The notion of sweeping (or raking) the pick across the strings to produce a quick succession of notes has been around since the invention of the pick itself. Jazz players from the Fifties would use the approach in their improvisations, and Chet Atkins was known to eschew his signature fingerstyle hybrid-picking technique from time to time and rip out sweep-picked arpeggios.
The gang at Seymour Duncan recently tweeted this posted-in-2012 video. In the video, a guitarist named Sarah Michelle tries out Seymour Duncan's Yngwie Malmsteen YJM Fury STK-S10 pickups, which are installed in her Fender Stevie Ray Vaughan Signature model Strat.
Who doesn't enjoy a dose of Yngwie Malmsteen to kick off the work week? Check out this fan-filmed clip of the six-string legend performing "Black Star" at the House of Blues in Anaheim, California, earlier this year.
High school was kind of a gray area for me: I was at school physically, but mentally and emotionally I was light-years away. For some reason the principal must have seen something in me, even though I was a complete rebel, and he cut me slack in a lot of ways.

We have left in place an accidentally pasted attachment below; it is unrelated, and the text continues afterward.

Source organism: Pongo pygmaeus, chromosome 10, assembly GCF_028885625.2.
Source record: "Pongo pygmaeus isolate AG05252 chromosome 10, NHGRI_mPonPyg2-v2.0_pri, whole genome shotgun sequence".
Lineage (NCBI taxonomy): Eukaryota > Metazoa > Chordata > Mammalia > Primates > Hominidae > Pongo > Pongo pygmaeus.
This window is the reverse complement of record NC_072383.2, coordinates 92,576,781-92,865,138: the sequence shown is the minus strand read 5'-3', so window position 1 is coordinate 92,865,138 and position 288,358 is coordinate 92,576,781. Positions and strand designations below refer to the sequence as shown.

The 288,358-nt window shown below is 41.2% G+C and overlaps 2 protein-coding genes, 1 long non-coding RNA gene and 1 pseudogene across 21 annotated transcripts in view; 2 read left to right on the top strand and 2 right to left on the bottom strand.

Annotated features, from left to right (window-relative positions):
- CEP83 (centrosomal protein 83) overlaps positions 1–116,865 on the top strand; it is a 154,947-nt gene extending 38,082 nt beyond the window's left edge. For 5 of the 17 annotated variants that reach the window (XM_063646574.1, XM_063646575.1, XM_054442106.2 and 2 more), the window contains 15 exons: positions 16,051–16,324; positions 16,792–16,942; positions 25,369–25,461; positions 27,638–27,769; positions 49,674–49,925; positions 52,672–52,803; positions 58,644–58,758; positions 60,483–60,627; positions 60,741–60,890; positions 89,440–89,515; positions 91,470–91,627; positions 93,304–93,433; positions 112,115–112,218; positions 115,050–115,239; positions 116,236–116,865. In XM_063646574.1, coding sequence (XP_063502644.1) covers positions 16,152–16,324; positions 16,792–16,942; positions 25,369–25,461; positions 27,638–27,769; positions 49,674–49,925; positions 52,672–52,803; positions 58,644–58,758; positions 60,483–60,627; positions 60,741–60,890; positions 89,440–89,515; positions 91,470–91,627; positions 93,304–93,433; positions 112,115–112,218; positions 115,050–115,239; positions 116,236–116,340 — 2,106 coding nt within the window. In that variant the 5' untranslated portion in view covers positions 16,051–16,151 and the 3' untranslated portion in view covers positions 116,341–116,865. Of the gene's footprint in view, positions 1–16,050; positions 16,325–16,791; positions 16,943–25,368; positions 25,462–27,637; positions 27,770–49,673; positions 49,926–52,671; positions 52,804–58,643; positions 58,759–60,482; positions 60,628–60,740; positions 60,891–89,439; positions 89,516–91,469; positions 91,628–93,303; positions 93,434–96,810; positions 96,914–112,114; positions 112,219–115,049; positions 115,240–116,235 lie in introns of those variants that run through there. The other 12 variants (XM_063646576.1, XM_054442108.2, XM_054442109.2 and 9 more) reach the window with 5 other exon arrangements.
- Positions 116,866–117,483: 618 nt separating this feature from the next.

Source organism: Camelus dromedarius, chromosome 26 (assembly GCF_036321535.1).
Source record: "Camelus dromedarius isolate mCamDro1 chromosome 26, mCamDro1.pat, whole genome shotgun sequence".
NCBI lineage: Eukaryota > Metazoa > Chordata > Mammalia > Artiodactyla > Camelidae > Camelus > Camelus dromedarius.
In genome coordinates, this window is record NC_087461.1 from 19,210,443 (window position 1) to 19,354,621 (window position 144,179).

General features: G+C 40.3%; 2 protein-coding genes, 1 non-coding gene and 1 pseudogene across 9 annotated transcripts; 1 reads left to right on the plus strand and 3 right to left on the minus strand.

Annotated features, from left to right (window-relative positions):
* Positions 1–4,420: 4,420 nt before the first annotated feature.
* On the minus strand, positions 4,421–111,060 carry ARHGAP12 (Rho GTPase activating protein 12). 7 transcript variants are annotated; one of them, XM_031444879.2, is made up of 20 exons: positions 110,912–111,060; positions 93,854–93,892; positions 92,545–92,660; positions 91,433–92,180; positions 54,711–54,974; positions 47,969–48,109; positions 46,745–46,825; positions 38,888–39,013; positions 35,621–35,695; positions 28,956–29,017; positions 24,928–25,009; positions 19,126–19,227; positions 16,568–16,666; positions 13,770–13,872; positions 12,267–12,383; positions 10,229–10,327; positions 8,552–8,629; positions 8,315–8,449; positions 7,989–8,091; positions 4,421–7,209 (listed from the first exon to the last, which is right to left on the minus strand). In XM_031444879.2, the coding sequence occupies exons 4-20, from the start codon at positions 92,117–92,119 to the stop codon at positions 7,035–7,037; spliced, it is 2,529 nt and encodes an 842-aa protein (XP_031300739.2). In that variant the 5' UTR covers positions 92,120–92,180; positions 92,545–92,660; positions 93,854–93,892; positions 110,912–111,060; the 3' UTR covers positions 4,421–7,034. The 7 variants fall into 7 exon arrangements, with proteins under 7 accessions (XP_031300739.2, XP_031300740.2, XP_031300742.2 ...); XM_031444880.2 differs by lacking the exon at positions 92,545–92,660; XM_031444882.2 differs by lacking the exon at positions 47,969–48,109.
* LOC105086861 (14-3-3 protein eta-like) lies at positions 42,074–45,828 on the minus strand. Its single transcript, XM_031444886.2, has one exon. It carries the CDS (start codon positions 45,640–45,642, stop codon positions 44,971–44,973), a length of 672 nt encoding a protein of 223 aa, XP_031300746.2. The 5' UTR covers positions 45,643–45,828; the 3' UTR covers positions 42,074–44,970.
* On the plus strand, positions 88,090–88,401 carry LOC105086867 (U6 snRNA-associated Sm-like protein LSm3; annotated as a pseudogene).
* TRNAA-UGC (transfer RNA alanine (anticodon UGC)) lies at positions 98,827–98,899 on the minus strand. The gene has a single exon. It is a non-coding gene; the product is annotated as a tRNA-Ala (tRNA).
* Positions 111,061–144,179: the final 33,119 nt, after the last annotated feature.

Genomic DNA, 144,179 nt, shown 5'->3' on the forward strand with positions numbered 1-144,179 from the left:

When I was first getting into the guitar, I played it incessantly. I lived it, breathed it, ate it and slept it. I was also extremely self-critical, so from early on, I made sure to develop good playing habits—I constantly strove to sound in tune and have a great tone, and to play cleanly and in time. But I was also very hard on myself. If I played something incorrectly, I whipped myself mercilessly. Whenever I made a mistake, I made sure that I would never allow myself to repeat it.